Format

Send to

Choose Destination
  • Filters activated: Field: Title Word. Clear all
Mol Ther Nucleic Acids. 2017 Dec 15;9:57-68. doi: 10.1016/j.omtn.2017.08.013. Epub 2017 Aug 30.

Polyethylenimine Nanoparticle-Mediated siRNA Delivery to Reduce α-Synuclein Expression in a Model of Parkinson's Disease.

Author information

1
Institute of Pharmacology, Pharmacy and Toxicology, Faculty of Veterinary Medicine, University of Leipzig, Leipzig 04103, Germany.
2
Rudolf-Boehm-Institute for Pharmacology and Toxicology, Clinical Pharmacology, Faculty of Medicine, University of Leipzig, Leipzig 04107, Germany.
3
Institute of Veterinary Pathology, Faculty of Veterinary Medicine, University of Leipzig, Leipzig 04103, Germany.
4
Veterinary Institute of Anatomy, Histology, and Embryology, Faculty of Veterinary Medicine, University of Leipzig, Leipzig 04103, Germany.
5
Institute of Pharmacology, Pharmacy and Toxicology, Faculty of Veterinary Medicine, University of Leipzig, Leipzig 04103, Germany. Electronic address: angelika.richter@vetmed.uni-leipzig.de.

Abstract

RNA interference (RNAi)-based strategies that mediate the specific knockdown of target genes by administration of small interfering RNAs (siRNAs) could be applied for treatment of presently incurable neurodegenerative diseases such as Parkinson's disease. However, inefficient delivery of siRNA into neurons hampers in vivo application of RNAi. We have previously established the 4-12 kDa branched polyethylenimine (PEI) F25-LMW with superior transfection efficacy for delivery of siRNA in vivo. Here, we present that siRNA complexed with this PEI extensively distributes across the CNS down to the lumbar spinal cord after a single intracerebroventricular infusion. siRNA against α-synuclein (SNCA), a pre-synaptic protein that aggregates in Parkinson's disease, was complexed with PEI F25-LMW and injected into the lateral ventricle of mice overexpressing human wild-type SNCA (Thy1-aSyn mice). Five days after the single injection of 0.75 μg PEI/siRNA, SNCA mRNA expression in the striatum was reduced by 65%, accompanied by reduction of SNCA protein by ∼50%. Mice did not show signs of toxicity or adverse effects. Moreover, ependymocytes and brain parenchyma were completely preserved and free of immune cell invasion, astrogliosis, or microglial activation. Our results support the efficacy and safety of PEI nanoparticle-mediated delivery of siRNA to the brain for therapeutic intervention.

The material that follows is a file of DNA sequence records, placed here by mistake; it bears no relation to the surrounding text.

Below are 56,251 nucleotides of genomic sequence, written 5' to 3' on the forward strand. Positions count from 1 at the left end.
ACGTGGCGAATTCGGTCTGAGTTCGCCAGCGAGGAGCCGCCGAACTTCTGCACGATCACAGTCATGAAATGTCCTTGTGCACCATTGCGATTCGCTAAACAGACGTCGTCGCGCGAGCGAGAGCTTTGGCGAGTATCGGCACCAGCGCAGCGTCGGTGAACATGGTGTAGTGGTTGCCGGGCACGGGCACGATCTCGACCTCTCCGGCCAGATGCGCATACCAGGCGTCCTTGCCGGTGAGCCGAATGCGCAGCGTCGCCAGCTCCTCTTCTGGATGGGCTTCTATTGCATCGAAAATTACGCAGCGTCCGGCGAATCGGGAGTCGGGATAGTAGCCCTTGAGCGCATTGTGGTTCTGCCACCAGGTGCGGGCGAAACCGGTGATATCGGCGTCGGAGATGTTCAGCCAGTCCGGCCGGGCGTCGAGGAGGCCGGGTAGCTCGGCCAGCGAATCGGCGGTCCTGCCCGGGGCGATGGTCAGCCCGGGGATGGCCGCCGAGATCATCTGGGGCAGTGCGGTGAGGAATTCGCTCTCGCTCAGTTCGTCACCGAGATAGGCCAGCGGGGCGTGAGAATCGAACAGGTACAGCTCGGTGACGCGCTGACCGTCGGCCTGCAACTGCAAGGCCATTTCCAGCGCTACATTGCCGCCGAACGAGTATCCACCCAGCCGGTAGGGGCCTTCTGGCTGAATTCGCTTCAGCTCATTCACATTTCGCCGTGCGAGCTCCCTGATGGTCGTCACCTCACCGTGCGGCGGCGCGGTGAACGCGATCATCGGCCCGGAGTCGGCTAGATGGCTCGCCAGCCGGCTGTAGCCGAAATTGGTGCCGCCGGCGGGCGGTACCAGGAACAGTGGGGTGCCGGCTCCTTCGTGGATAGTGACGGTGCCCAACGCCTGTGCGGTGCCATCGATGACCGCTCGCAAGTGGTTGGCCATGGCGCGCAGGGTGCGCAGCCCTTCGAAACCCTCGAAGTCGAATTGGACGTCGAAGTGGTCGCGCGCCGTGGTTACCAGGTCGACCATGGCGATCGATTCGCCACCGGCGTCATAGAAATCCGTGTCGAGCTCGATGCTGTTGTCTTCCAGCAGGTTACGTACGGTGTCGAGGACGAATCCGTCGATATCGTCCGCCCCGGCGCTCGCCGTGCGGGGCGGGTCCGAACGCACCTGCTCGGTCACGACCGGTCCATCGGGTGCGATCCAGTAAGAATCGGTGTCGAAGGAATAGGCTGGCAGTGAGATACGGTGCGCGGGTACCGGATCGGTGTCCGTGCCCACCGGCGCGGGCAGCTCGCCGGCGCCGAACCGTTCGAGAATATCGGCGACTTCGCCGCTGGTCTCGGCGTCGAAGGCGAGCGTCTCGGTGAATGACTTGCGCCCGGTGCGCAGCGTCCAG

KEYWORDS:

Parkinson’s disease; RNA interference; intracerebroventricular; mouse model; nanoparticles; transfection; α-synuclein

Supplemental Content

Full text links

Icon for Elsevier Science Icon for PubMed Central
Loading ...
Support Center